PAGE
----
Greenhouse gas management in northern Australian savannas
: opportunities and risks for indigenous land management

  • Robert Macgregor Law

    Student thesis: Coursework Masters - CDU


    The management of greenhouse gas emissions is an increasingly important focus of land management in northern Australia. Indigenous people own and or manage much of the tropical savanna estate across WA, NT and Queensland and are well placed to provide services in the form of greenhouse gas sequestration and abatement. The emerging carbon offsets market provides new livelihood opportunities for Indigenous people such as through savanna fire abatement, forest management and avoided deforestation, grazing land management and revegetation. How these opportunities are realised will be strongly influenced by climate change policy developments at the international and national levels and the quality of science underpinning offset estimation and verification. In particular, a framework to replace the Kyoto Protocol post 2012 should seek a more comprehensive approach to accounting for land based mitigation activities, and permit greenhouse gas accounting rules and definitions that are more regionally appropriate to the tropical savannas. Further uncertainty surrounds the introduction of a carbon price into Australian climate change policy, and the future of domestic offsets under the proposed Carbon Farming Initiative. It is important that stakeholders in northern Australia understand the implications of negotiations at the national and international level and the risks associated with different policy scenarios. Similarly, climate change policy needs to manage the goal of emissions reduction with Indigenous aspirations, making necessary the full engagement of Indigenous land managers in the planning and implementation phases of policy development and offset projects. Ethically, it is important that government agencies seeking to meet emissions reductions targets through constraining land use development, adequately support and compensate Indigenous people for any opportunity costs associated with development forgone on their lands. This thesis examines the current settings and future scenarios for climate change policy in savannas of northern Australia, and explores some of the opportunities and risks for Indigenous land managers wishing to engage in the carbon offset market.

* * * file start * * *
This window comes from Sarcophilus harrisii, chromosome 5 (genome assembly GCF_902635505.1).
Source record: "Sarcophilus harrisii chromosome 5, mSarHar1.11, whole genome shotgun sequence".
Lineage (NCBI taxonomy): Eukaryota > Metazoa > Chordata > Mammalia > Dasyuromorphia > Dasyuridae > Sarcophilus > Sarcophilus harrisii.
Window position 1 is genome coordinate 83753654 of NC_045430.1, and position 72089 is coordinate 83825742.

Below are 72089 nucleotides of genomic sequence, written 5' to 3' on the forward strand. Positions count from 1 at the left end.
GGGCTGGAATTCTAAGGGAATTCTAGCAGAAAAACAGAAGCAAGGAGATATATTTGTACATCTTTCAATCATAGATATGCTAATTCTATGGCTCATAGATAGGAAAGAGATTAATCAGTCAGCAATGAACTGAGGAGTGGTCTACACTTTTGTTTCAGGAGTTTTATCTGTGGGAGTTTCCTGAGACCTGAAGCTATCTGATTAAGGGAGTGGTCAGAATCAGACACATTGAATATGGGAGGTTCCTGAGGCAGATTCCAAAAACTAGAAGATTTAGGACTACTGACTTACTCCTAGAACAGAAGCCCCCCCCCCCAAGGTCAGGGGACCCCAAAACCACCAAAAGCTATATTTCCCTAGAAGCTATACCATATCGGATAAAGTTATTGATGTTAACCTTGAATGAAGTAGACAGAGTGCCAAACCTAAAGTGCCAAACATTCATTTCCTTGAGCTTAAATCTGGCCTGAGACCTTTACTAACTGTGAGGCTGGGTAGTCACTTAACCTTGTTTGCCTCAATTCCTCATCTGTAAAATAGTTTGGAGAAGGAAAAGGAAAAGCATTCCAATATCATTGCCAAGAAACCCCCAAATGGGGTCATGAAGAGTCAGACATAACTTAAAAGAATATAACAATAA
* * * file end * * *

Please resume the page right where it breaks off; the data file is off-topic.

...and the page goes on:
Date of AwardMay 2011
    Original languageEnglish
    SupervisorPeter Whitehead (Supervisor) & Owen Stanley (Supervisor)

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